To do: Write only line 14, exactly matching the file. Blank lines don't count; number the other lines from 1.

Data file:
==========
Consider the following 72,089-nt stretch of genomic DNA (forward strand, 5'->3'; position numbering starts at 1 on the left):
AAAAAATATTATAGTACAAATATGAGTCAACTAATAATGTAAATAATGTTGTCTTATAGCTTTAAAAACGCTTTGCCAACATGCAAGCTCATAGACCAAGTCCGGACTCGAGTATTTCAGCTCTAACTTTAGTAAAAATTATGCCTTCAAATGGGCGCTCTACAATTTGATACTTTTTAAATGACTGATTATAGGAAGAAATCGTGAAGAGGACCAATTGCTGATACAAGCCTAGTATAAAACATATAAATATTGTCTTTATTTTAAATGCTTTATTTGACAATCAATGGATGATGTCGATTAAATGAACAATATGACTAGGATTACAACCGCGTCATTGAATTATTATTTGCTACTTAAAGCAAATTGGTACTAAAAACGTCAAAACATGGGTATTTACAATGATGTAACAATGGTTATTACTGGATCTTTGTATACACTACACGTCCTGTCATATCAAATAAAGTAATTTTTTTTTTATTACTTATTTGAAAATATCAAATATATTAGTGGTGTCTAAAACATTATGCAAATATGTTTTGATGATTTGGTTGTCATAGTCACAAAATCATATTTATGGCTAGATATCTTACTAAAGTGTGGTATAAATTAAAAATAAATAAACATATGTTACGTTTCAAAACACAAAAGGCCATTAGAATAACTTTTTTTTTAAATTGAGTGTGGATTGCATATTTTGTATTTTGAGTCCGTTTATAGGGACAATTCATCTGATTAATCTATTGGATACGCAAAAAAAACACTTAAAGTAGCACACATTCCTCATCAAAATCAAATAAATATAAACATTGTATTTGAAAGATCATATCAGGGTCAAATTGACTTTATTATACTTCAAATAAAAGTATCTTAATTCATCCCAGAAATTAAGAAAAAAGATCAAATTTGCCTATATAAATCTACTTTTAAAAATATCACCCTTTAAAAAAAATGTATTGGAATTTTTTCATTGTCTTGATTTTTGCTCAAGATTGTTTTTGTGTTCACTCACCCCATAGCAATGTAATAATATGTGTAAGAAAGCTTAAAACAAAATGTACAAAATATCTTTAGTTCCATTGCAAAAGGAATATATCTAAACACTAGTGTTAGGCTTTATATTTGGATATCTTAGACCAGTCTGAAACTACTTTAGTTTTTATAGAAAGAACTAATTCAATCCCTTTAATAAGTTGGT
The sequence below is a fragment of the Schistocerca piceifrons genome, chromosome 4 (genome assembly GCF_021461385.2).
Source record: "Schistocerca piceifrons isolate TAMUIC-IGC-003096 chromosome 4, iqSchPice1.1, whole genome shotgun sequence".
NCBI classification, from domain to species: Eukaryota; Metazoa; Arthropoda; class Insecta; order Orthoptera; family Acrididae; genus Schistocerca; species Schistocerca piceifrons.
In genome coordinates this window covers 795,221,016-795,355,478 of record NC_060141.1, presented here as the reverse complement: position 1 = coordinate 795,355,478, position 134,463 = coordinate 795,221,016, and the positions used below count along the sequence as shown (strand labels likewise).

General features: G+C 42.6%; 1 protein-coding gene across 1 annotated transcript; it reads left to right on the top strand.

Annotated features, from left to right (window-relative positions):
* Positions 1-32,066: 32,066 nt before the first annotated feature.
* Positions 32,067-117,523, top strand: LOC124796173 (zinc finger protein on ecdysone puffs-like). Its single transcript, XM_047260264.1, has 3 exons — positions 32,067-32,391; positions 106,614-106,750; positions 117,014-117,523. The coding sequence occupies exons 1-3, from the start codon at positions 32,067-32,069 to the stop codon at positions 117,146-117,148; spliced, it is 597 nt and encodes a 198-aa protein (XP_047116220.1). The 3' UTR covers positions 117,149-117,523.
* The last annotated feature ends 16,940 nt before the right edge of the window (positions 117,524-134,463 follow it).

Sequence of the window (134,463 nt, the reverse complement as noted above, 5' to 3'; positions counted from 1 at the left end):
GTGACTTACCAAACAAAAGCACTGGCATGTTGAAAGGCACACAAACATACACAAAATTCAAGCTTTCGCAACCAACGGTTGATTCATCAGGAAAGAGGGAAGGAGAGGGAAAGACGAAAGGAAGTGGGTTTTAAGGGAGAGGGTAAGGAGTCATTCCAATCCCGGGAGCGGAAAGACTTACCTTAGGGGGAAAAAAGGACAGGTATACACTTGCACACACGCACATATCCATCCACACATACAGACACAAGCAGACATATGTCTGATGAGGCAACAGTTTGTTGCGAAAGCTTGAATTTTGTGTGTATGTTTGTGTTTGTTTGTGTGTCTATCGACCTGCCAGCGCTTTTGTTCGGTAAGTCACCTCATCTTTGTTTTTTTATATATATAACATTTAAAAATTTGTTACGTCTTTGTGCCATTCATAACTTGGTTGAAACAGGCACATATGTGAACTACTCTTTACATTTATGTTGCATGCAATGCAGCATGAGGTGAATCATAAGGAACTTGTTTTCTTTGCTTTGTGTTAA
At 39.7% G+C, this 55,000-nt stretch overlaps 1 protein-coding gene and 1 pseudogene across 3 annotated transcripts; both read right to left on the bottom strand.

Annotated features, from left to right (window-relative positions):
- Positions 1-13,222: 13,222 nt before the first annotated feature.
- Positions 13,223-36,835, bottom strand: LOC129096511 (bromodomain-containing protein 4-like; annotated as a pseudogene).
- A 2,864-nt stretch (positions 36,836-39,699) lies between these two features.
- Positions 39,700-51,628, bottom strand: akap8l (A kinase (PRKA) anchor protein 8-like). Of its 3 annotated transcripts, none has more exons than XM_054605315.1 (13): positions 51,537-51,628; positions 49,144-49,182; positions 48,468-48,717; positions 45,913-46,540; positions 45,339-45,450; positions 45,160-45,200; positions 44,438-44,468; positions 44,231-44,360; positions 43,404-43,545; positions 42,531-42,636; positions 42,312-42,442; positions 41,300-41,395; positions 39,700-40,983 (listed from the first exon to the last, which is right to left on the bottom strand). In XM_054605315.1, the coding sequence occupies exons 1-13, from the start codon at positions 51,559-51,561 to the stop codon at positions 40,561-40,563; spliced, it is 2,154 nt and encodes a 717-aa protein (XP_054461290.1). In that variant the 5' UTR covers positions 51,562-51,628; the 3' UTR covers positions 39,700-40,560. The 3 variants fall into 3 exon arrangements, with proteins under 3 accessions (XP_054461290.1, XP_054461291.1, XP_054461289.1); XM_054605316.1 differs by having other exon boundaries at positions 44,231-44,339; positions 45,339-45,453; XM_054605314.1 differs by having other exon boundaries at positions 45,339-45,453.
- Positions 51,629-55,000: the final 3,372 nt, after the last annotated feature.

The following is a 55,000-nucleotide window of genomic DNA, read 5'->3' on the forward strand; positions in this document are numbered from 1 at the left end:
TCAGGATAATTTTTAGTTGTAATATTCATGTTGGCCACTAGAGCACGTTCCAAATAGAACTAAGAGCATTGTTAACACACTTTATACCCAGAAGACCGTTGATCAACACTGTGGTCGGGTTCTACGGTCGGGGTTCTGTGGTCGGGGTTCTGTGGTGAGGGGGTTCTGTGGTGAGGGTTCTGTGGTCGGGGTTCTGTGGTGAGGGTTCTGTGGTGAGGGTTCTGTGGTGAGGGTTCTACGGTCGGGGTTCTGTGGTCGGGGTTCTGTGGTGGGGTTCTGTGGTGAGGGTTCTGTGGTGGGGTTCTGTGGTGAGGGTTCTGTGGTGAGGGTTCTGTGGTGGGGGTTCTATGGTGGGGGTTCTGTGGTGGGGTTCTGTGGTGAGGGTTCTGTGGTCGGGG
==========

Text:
At 39.7% G+C, this 55,000-nt stretch overlaps 1 protein-coding gene and 1 pseudogene across 3 annotated transcripts; both read right to left on the bottom strand.